Non-human People with Names

Dolphin consciousness and human ethics.

By Kathleen Wood

“On planet earth, man had always assumed that he was more intelligent than dolphins
because he had achieved so much, the wheel, New York, wars and so on,
while all that dolphins had ever done was muck about in the water having a good time.
But conversely, the dolphins had always believed they were far more intelligent than man
for precisely the same reasons.”

Richard Adams: A Hitchhiker’s Guide to the Galaxy

Friendly pod of wild dolphins. Big Blue Unlimited

Friendly pod of wild dolphins. Big Blue Unlimited

Consciousness and personhood
Immanuel Kant once postulated that everything has a price or a “dignity.” Non-sentient objects have a price and are subject to ownership, trade, replacement and/or sale, with no negative moral implications; however, beings with consciousness merit special treatment. In Kant’s view, any individual with a “dignity” deserves respect, based on self-awareness and consciousness, and to manipulate or inhibit a self-aware being’s actions, dignity, or freedom is morally repugnant (Kant, 1993).
Kant’s explorations in moral treatment of individuals were based largely on justification for ethical treatment of humans, but should any organism with “dignity” be awarded the same consideration? This question has been at the front of the animal rights movement and is now one that urgently needs to be answered, as TCI considers allowing the commercial exploitation of dolphins in captivity for entertainment purposes.
How do you measure consciousness? Philosophers have debated this question for centuries, with general agreement on a few basic points, including:
• Awareness of internal and external events;
• Capacity to feel pain;
• Ability to solve new and complex problems;
• Self-motivated activity;
• Capacity for communication; and
• Self-awareness (Macklin, 1983).
The problem with human qualifications for consciousness is that they are inherently human-biased or anthropocentric and are based on the qualities humans regard highly in themselves. Although some cultures, such as some Native American cultures, have historically viewed other organisms as equal to humans, Western culture has placed Homo sapiens in a superior position over other beings. The Western imposed hierarchy has roots in religious belief (And God said, “Let Us make man in Our image, in Our likeness, and let them rule over the fish of the sea and the birds of the air, over the livestock, over all the earth, and over all the creatures that move along the ground.” [Genesis 1:26]).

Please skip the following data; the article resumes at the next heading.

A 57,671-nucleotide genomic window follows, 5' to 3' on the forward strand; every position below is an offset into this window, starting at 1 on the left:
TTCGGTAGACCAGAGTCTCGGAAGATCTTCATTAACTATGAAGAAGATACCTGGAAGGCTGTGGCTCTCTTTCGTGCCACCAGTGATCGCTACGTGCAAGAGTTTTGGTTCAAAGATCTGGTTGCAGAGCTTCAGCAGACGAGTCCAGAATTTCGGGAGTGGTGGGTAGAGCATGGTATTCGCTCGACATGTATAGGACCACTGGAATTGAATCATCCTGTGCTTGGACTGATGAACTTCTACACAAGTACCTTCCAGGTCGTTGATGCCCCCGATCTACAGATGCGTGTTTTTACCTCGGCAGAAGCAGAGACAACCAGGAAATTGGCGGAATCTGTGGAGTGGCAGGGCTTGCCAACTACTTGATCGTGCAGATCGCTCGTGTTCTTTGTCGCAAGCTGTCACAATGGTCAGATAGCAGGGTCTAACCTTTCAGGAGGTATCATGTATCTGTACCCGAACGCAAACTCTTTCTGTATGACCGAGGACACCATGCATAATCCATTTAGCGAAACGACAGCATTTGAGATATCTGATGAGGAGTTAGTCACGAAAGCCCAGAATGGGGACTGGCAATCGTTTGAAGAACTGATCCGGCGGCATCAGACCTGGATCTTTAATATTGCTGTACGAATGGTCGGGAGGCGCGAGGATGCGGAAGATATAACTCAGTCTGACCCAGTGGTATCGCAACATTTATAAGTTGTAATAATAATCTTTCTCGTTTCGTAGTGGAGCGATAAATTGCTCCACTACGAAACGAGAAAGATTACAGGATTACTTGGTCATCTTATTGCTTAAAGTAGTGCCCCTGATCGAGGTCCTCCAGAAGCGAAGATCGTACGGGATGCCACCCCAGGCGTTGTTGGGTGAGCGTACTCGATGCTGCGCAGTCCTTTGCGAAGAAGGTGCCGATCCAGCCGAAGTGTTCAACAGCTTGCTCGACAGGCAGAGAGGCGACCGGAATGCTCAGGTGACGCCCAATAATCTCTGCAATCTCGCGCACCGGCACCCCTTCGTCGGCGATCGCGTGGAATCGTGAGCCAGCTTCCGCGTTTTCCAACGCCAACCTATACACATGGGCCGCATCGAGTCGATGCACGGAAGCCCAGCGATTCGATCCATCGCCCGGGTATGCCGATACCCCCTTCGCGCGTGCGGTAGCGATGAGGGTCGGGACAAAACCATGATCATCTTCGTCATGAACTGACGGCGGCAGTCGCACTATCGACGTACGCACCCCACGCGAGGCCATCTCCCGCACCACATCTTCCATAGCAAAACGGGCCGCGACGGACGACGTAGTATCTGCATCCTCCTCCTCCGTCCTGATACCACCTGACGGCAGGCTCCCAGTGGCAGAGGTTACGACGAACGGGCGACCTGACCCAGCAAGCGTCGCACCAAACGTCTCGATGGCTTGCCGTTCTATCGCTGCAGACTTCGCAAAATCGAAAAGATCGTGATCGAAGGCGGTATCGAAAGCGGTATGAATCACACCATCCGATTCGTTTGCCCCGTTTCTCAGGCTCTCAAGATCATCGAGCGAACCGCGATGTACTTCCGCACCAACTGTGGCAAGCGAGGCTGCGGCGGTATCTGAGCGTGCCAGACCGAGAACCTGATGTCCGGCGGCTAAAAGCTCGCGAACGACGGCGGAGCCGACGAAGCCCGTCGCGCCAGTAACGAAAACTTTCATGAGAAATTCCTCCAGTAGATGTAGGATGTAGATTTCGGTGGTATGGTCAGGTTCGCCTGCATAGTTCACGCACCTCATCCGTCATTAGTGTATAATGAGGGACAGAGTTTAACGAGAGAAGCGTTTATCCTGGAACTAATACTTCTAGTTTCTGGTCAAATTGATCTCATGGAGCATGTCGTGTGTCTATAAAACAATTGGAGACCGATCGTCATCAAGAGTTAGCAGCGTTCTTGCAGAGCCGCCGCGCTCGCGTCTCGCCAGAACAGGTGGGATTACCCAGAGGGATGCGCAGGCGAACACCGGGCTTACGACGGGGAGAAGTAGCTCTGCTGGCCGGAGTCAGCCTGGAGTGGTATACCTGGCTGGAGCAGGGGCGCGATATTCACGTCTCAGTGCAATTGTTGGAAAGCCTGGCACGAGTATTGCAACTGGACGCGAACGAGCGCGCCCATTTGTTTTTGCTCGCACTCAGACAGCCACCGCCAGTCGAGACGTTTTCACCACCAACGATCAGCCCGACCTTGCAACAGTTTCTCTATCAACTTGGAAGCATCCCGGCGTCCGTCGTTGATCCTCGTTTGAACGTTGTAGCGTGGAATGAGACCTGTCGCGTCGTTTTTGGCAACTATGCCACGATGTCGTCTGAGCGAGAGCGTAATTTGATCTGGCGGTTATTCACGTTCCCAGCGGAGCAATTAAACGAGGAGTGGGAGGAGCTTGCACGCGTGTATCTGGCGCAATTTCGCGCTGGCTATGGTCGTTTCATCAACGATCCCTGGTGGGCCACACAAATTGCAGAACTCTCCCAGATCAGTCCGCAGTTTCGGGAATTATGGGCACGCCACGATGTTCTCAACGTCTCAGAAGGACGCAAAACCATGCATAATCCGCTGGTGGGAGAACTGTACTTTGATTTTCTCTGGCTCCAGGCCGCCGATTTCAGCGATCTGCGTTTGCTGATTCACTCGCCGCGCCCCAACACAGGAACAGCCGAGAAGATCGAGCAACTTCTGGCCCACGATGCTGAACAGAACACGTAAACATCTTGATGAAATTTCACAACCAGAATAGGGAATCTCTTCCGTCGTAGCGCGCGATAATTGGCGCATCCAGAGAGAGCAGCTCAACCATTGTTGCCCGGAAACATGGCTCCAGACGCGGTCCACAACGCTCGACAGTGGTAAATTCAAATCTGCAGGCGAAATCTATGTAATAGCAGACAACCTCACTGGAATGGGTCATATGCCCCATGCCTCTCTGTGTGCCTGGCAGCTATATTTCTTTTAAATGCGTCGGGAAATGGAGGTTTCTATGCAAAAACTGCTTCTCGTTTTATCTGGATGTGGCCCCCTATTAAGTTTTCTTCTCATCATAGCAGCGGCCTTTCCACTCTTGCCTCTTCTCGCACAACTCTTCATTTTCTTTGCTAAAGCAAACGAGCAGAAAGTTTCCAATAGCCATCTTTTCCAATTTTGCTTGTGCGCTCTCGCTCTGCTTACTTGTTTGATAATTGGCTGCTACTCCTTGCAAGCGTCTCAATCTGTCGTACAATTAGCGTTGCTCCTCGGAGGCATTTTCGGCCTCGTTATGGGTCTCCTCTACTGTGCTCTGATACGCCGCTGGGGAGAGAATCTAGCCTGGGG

However, the sense of human entitlement and supremacy also has a stronghold in a secular context, where an organism’s cognitive capacity is deemed to be the justifying factor for personhood. “I think, therefore I am (Rene Descartes).” In addition to being blatantly unfair, other reasons for disqualifying such anthropocentrism also exist. Human-centred hierarchies are the basis upon which modern ecological overshoot, biological extinctions, and ecosystem collapse have occurred (Hall, 2011). Nevertheless, even using our own self-centred rationale, dolphins challenge the human arrogant sense of pre-eminence.
People have always known that dolphins and other species in the toothed whale family (known as cetaceans) are highly intelligent, sentient beings. They have been worshiped as gods and respected as heroes across time and cultures; however, only in recent years, with significant advances in neuroscience, are we able to have measurable insight into dolphin cognition. The cumulative research suggests that dolphin brains rival those of humans in terms of intelligence and that dolphins likely have significantly more complex and sensitive emotional lives than humans are capable of (White, 2007).

Wild dolphin in natural environment. Barb Shively

Wild dolphin in natural environment. Barb Shively

The dolphin brain
Justifications for the above conclusions come from new understanding into the functions of the various parts of the brain. Dolphins have larger brains than humans (1.7 kg compared to 1.3 kg for humans), but as with most things, size isn’t all that matters when it comes to brains. Much of the increase in the size of the dolphin brain is allocated in sections of the brain attributed to higher functions, such as thought. In addition, the dolphin brain is more intricate than the human brain, a trait also associated with problem solving and intelligence. Dolphins even have an extra lobe in their brain that humans lack.
Unfortunately, unlike the human brain, the dolphin brain has not been extensively studied. Due to the fact that it is significantly different from the human brain, it is difficult to make direct comparisons, as one can with members of the primate family. Dolphins evolved in the water, with survival needs different from land-based organisms. They undoubtedly have abilities beyond our capacity to understand, such as “seeing” hidden or buried objects with echolocation. The vast differences between humans and dolphins has led some researchers to conclude that dolphins must be viewed as an “alien intelligence” (Reiss, McCowan, & Marino, 1997).